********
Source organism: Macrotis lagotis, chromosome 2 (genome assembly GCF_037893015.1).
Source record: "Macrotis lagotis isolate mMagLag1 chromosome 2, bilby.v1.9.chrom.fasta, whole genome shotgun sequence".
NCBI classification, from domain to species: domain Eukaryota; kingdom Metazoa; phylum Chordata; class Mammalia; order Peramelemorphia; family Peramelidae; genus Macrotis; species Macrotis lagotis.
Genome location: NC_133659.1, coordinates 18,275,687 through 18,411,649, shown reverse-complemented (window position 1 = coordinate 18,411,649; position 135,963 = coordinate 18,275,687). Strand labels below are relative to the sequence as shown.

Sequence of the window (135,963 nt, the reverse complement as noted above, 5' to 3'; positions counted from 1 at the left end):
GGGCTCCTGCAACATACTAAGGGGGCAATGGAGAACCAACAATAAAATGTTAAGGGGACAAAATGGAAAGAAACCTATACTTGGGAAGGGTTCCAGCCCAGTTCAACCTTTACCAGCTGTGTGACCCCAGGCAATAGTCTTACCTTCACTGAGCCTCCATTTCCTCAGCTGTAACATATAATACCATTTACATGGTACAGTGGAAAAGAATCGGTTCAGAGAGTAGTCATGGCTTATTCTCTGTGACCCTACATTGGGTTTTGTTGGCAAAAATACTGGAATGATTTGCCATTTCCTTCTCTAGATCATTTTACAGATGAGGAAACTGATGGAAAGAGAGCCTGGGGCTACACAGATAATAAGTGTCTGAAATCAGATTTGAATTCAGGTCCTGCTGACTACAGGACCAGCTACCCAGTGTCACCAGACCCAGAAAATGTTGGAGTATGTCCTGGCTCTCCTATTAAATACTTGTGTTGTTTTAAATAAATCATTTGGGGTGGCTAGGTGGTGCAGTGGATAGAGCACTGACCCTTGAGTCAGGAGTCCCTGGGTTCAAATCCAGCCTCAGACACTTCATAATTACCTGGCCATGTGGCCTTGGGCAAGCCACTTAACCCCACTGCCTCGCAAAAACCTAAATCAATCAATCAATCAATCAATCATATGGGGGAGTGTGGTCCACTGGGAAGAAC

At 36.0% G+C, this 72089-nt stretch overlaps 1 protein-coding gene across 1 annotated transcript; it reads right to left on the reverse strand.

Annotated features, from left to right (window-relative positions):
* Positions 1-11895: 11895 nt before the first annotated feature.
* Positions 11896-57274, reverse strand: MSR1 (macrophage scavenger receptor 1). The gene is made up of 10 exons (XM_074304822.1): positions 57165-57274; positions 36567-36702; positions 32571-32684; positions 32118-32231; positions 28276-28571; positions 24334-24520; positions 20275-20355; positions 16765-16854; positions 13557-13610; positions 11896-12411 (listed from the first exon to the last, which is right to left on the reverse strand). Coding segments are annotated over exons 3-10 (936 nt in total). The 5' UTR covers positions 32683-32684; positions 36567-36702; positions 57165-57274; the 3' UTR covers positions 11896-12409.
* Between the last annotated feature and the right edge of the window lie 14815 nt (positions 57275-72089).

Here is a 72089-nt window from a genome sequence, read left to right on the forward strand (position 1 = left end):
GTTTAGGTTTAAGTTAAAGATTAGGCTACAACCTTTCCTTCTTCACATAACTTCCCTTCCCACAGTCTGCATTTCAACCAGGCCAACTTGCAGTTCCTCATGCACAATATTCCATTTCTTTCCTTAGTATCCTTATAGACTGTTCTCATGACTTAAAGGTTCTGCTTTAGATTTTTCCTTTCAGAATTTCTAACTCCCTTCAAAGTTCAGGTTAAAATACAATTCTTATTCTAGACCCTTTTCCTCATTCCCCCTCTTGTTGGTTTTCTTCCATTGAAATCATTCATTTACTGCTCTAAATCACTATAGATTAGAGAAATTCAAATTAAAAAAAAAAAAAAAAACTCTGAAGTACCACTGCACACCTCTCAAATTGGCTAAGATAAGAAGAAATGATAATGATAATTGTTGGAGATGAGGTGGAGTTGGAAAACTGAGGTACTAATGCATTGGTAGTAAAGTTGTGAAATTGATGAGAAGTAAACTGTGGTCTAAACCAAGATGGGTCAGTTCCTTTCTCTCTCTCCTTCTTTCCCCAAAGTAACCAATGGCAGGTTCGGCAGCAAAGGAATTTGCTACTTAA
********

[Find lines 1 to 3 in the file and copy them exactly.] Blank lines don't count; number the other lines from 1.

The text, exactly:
Source organism: Macrotis lagotis, chromosome 2 (genome assembly GCF_037893015.1).
Source record: "Macrotis lagotis isolate mMagLag1 chromosome 2, bilby.v1.9.chrom.fasta, whole genome shotgun sequence".
NCBI classification, from domain to species: domain Eukaryota; kingdom Metazoa; phylum Chordata; class Mammalia; order Peramelemorphia; family Peramelidae; genus Macrotis; species Macrotis lagotis.